This summer I got to try something new. I know by now you’re probably thinking, “Anna, get over yourself and your supposedly amazing summer,” but this part’s really cool. So yeah.
A couple of weeks ago, I got to do something I’ve been wanting to do for a long, long time. Y’all, I got to drive a jet ski! I didn’t put that on my to-do list because I’ve been wanting to do it for so long and it’s never happened. O me of little faith!
But anyway, I had never even ridden on one, so I put my life in my cousin’s hands and let him show me how you drive the thing. Then, it was my turn. It was thrilling! While I was driving, though, I was doing weird things like trying to memorize the way the jet ski popped over the waves, the feel of the mist on my face, and the way the wind made my cheeks feel really flappy (did any of you ever see that video of the sky-diving old lady whose teeth popped out? That’s what the experience reminded me of. Pleased to say I still have my teeth, though). I did all that because I knew I wanted to include a similar scene in my next writing project.
And that’s what today’s post deals with. Not my old-lady face, but my writing. Specifically, the story I just finished (this is a huge deal, by the way, ‘cause it takes a lot for me to share this kind of stuff).
But first, some background information. So my newly finished novel is about…a girl. I’m thinking a good chunk of the population will find it really relatable.
Seriously, though. The specific details of the story don’t really matter for the purposes of this blog post, so I’ll leave them out. And yes, I do have a thing about not sharing much of my rough, unedited writing. I can count on one hand the number of people who have seen even a paragraph of my story, and I can count on one half of that hand the number of people who have seen the whole manuscript. It’s not that I don’t value the opinions of other people, because I really, really do. In fact, I can’t wait to jump into a little more revision so I can share it with some friends whose opinions I highly value.
But, after finishing the manuscript, I stepped away from it for a six-week break. I’m on week five. I’m having withdrawals from the made-up people I’ve spent countless hours getting to know. I’m going crazy. I’m probably writing about all of this because of those reasons.
And now you’re wondering what in the world this has to do with jet skis. The answer? Probably nothing. I just thought it was a creative segue.
Anyway, when I’m writing those characters I’m currently missing like crazy, I have to build them so they’re like real people. They have to have personality quirks, their own voice, etc, yet still be believable. I’m still working on this. Sometimes, I just have to start completely from scratch to create a character. Like, for example, a conniving, jerkish guy too brainy for his own good who needs Jesus in his life. Fortunately (or unfortunately, depending on how you look at it), I don’t usually spend much time around that type of person. But when it came to creating people like my main character’s friends, for instance, I had some sources I drew from.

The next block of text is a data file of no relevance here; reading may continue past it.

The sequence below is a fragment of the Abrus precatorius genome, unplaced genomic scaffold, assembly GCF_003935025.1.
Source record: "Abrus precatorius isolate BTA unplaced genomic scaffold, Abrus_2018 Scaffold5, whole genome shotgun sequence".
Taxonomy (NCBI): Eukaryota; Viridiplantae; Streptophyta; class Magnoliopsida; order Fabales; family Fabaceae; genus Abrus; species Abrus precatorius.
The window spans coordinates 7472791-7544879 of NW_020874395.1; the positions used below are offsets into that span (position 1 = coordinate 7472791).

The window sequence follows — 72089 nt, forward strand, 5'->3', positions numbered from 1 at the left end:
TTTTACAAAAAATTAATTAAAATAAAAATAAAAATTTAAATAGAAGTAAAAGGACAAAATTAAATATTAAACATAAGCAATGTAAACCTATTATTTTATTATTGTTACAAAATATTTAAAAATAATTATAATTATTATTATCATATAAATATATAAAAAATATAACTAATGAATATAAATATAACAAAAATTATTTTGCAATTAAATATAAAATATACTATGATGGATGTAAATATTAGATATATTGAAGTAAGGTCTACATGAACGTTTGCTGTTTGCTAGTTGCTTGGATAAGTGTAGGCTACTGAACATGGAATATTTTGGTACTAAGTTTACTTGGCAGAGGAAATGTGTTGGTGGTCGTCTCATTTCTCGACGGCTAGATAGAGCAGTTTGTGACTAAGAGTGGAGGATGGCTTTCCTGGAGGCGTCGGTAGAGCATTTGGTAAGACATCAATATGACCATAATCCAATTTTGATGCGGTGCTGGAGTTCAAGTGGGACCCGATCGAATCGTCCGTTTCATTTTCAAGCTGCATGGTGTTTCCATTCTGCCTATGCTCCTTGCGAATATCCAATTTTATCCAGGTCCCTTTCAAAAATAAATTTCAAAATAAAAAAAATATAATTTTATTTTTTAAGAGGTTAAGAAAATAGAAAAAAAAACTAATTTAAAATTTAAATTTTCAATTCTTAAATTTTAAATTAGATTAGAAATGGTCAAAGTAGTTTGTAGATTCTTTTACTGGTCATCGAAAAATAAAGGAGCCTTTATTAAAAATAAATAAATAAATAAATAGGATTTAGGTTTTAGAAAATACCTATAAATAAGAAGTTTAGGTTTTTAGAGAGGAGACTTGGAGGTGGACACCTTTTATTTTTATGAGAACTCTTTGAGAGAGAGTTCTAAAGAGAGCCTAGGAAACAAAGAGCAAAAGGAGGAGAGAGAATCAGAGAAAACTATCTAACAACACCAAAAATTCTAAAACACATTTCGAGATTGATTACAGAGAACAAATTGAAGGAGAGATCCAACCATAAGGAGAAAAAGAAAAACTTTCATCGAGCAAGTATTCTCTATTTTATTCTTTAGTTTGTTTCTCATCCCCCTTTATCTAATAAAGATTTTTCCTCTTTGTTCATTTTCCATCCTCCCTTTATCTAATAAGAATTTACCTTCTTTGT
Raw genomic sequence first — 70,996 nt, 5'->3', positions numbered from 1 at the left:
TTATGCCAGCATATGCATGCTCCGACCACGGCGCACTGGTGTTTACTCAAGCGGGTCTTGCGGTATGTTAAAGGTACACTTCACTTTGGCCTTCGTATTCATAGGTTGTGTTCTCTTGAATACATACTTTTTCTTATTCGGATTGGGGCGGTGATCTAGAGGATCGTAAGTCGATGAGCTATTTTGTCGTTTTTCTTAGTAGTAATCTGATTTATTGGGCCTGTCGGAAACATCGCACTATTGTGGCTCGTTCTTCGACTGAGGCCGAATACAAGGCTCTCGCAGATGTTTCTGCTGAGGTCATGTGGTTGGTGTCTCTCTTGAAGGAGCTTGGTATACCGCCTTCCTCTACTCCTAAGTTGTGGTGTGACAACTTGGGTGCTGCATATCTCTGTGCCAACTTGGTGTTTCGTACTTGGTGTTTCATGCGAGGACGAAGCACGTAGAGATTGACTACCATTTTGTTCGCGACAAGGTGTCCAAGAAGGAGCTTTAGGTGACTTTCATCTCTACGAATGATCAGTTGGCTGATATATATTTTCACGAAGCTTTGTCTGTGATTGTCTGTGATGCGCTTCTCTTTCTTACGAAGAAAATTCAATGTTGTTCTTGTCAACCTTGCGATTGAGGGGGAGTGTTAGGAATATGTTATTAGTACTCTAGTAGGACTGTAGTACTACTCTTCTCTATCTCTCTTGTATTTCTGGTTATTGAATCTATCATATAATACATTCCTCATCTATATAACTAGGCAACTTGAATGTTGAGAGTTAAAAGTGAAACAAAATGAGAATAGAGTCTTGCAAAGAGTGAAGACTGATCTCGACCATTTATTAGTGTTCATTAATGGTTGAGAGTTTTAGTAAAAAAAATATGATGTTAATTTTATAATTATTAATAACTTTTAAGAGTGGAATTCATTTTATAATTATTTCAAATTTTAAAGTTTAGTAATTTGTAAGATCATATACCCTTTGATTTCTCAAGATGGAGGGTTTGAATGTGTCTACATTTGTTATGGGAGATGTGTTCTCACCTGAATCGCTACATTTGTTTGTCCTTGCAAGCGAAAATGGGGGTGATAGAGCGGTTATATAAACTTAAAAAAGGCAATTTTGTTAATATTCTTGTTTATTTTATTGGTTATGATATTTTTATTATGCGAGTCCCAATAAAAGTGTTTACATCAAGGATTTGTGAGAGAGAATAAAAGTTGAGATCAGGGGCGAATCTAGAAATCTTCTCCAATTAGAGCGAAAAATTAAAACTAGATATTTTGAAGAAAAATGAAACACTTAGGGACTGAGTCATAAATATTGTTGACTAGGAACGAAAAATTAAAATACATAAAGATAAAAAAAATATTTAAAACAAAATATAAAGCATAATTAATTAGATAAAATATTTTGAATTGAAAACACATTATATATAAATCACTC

This is the part where I’m thankful for great friends. I would see a trait I greatly admired in a friend, then build that into the friends of my main character. Here’s where paying attention to seemingly random details came in handy (Aha! This ties into my jet ski experience!). Even though the characters are completely made-up, they’ve got traces of people I love in them Sometimes it’s the way they react in certain situations, their sense of humor, or their heart for God. Then there’s the smaller stuff, like how often they smile or laugh. If one of the real people these things are modeled after were to read the story, they may or may not be able to pick out how I’ve incorporated something I love about them into these characters, but it’s still there.
And if one of them were to come up to me and say, “Is __insert character’s name here___ based off of me in any way?” Well, I’ll cross that bridge when I come to it.
I pay attention to the details in people. In a totally non-creepy way, of course.
That reminds me of Psalm 139, which is like a love poem praising God for knowing every single little detail about us. You should definitely read the whole chapter. It’s amazing. Here’s how it opens:
“O Lord, you have searched me
and you know me.” –Ps. 139: 1
God knows me. Everything about me. He’s my friend and I am His. The Author of life is into details. He’s developing my character, slowly but surely, so His qualities can be manifested in me. I notice details about people I love. God does that, too. It makes me want to keep learning details about Him as well.
So this post jumped from jet skis, to friendship, to God’s love. But there’s an underlying theme here. It’s about noticing the details. If you don’t slow down enough to notice the details, I think you’ll miss out on a big part of life. All those little details add up. Not only do they keep life interesting, they also give us glimpses into the heart of God and His eye for design. Details may be easy to overlook, but once you notice them, they’re impossible to ignore.
Disclaimer: I’m not in any way suggesting you go stalk people. I just suggest making an intentional decision to notice the uniquely wonderful details God’s placed around you. Unless you’re on Facebook, of course. Then it’s free game…